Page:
Definition of Degree

1. Noun. A position on a scale of intensity or amount or quality. "It is all a matter of degree"

2. Noun. A specific identifiable position in a continuum or series or especially in a process. "At what stage are the social sciences?"

3. Noun. An award conferred by a college or university signifying that the recipient has satisfactorily completed a course of study. "He earned his degree at Princeton summa cum laude"

4. Noun. A measure for arcs and angles. "There are 360 degrees in a circle"
Exact synonyms: Arcdegree
Generic synonyms: Angular Unit
Terms within: Arcminute, Minute, Minute Of Arc
Group relationships: Oxtant, Sextant

5. Noun. The highest power of a term or variable.
Specialized synonyms: Degree Of A Term, Degree Of A Polynomial, First Degree
Generic synonyms: Exponent, Index, Power

6. Noun. A unit of temperature on a specified scale. "The game was played in spite of the 40-degree temperature"
Generic synonyms: Temperature Unit
Specialized synonyms: C, Degree Celsius, Degree Centigrade, Degree Fahrenheit, F

7. Noun. The seriousness of something (e.g., a burn or crime). "A second degree burn"
Generic synonyms: Magnitude

Definition of Degree

1. n. A step, stair, or staircase.

Definition of Degree

1. Noun. (obsolete except heraldry) A step on a set of stairs; the rung of a ladder. (defdate from 13th c.) ¹

2. Noun. An individual step, or stage, in any process or scale of values. (defdate from 13th c.) ¹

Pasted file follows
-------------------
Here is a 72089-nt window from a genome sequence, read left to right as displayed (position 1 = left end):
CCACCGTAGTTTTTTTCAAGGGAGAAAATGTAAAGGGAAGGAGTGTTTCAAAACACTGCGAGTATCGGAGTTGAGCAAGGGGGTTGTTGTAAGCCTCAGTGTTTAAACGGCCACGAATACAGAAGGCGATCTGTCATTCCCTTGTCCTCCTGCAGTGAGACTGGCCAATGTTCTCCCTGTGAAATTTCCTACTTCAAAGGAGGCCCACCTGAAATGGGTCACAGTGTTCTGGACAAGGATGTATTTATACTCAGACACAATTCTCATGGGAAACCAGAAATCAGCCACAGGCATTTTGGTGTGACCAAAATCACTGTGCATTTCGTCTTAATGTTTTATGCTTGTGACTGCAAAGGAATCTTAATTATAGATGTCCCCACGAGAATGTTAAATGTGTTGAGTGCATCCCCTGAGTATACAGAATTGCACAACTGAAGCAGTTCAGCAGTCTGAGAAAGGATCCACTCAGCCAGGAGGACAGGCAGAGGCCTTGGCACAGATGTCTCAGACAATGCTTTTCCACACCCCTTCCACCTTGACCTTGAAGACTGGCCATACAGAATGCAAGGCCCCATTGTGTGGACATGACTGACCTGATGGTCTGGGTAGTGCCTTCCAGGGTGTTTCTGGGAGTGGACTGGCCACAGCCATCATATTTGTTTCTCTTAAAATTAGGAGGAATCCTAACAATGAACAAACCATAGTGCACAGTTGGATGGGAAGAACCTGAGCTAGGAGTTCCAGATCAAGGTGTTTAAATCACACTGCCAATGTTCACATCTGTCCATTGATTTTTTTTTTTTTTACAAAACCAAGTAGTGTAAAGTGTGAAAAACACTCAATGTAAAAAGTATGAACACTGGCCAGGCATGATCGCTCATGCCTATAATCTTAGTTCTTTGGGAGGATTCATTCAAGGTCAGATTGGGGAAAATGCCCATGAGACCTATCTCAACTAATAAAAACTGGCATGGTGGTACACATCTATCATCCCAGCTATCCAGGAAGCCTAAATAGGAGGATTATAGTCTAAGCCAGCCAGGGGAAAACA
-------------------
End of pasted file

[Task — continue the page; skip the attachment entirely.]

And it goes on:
3. Noun. A stage of rank or privilege; social standing. (defdate from 13th c.) ¹

4. Noun. (genealogy) A ‘step’ in genealogical descent. (defdate from 14th c.) ¹

5. Noun. (rare) One's relative state or experience; way, manner. (defdate from 14th c.) ¹

6. Noun. The amount that an entity possesses a certain property; relative intensity, extent. (defdate from 14th c.) ¹

7. Noun. A stage of proficiency or qualification in a course of study, now especially an award bestowed by a university or, in some countries, a college, as a certification of academic achievement. (In the United States, can include secondary schools.) (defdate from 14th c.) ¹

8. Noun. (geometry) A unit of measurement of angle equal to 1/360 of a circle's circumference. (defdate from 14th c.) ¹

9. Noun. (physics) A unit of measurement of temperature on any of several scales, such as Celsius or Fahrenheit. (defdate from 18th c.) ¹

10. Noun. (mathematics) The sum of the exponents of a term; the order of a polynomial. (defdate from 18th c.) ¹

11. Noun. (graph theory) The number of edges that a vertex takes part in; a valency. ¹

12. Noun. (surveying) The curvature of a circular arc, expressed as the angle subtended by a fixed length of arc or chord. ¹

¹ Source:

Definition of Degree

1. one of a series of stages [n -S] : DEGREED [adj]

Medical Definition of Degree